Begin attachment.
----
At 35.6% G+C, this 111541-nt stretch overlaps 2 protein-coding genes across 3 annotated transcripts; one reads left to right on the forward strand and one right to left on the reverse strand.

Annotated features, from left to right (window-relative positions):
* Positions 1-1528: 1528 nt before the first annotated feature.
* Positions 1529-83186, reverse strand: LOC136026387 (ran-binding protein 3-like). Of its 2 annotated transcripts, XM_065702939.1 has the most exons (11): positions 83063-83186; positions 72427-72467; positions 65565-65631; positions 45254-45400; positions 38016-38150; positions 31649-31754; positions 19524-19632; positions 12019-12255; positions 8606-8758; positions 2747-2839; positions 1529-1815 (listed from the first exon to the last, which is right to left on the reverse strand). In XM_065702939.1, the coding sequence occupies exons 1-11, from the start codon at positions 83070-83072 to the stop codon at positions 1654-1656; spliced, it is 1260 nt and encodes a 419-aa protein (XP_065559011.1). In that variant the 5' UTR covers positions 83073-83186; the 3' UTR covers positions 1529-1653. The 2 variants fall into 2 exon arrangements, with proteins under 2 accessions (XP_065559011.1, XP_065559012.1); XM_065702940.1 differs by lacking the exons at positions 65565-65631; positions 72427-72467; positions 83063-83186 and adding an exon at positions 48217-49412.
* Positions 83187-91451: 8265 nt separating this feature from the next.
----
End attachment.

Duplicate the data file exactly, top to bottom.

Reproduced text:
At 35.6% G+C, this 111541-nt stretch overlaps 2 protein-coding genes across 3 annotated transcripts; one reads left to right on the forward strand and one right to left on the reverse strand.

Annotated features, from left to right (window-relative positions):
* Positions 1-1528: 1528 nt before the first annotated feature.
* Positions 1529-83186, reverse strand: LOC136026387 (ran-binding protein 3-like). Of its 2 annotated transcripts, XM_065702939.1 has the most exons (11): positions 83063-83186; positions 72427-72467; positions 65565-65631; positions 45254-45400; positions 38016-38150; positions 31649-31754; positions 19524-19632; positions 12019-12255; positions 8606-8758; positions 2747-2839; positions 1529-1815 (listed from the first exon to the last, which is right to left on the reverse strand). In XM_065702939.1, the coding sequence occupies exons 1-11, from the start codon at positions 83070-83072 to the stop codon at positions 1654-1656; spliced, it is 1260 nt and encodes a 419-aa protein (XP_065559011.1). In that variant the 5' UTR covers positions 83073-83186; the 3' UTR covers positions 1529-1653. The 2 variants fall into 2 exon arrangements, with proteins under 2 accessions (XP_065559011.1, XP_065559012.1); XM_065702940.1 differs by lacking the exons at positions 65565-65631; positions 72427-72467; positions 83063-83186 and adding an exon at positions 48217-49412.
* Positions 83187-91451: 8265 nt separating this feature from the next.